Oh, but what do you do with that knowledge?

Swing so hard you end up on one knee like Brandon Phillips.

One route the Reds could take is to leverage what little they have to offer from the minor leagues into a big-time acquisition that could put the 2014 team back in the thick of things with an eye towards a big postseason run.  Walt may look up and realize that each of Cueto, Simon, Mat Latos, and Mike Leake will be entering their last seasons under team control in 2015, and balking at an opportunity to add to a team in the chase is simply not an option.

Heck, he may look up and acknowledge that it might be the last time he'll ever have a chance to make a run with his hands on the wheel, as the 63 year old GM is in his last season under contract, too.

There's a rub there, though.  Some 17 teams feel they're within striking distance of the now-expanded Wild Card, and prying away substantial pieces will be damn near impossible.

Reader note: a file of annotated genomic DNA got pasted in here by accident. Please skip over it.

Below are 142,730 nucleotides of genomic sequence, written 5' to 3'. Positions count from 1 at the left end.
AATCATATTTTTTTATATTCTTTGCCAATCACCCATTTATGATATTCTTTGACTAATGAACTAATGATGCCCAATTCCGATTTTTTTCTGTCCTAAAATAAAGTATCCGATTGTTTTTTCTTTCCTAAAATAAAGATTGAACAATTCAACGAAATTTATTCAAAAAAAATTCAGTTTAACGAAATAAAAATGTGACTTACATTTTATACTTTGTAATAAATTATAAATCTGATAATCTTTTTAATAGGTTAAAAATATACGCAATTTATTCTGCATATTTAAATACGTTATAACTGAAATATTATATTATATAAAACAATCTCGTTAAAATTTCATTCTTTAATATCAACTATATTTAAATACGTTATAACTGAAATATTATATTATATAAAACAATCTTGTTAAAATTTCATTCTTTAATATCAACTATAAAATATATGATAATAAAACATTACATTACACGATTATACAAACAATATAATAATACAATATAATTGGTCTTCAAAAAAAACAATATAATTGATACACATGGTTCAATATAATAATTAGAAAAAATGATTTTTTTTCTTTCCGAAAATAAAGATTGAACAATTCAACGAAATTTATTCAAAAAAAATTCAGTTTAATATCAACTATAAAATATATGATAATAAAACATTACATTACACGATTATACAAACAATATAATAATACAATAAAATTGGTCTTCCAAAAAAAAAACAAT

The perfect fit, really, is Ben Zobrist of the Tampa Bay Rays, as the 2B/OF would add a potent bat to the lineup, the positional versatility desperately needed for the month-plus before Phillips and Votto return, a salary that wouldn't break the bank, and an option to stick around as the everyday LF for 2015 at - again - a salary that's dirt cheap given his talents.  Aside from an awful May that saw him dislocate his thumb and OPS just .464, he's flashed his typical on-base skills again in 2014 an has an OPS of at least .774 in each of the other three months in which he's played.

The Rays, however, don't seem to be cooperating with the rest of the league these days, as their recent hot streak has them just 4.5 games out of the second AL Wild Card, meaning they may be buyers rather than sellers with one week to go before the deadline.  Trading Zobrist would bring in a haul of prospects, but since he's set to make just $7 million in 2015, he's also the kind of cheap star they'd love to have for next year's run.  It would probably cost the Reds a pretty penny, especially with both Jesse Winker and Robert Stephenson off the table.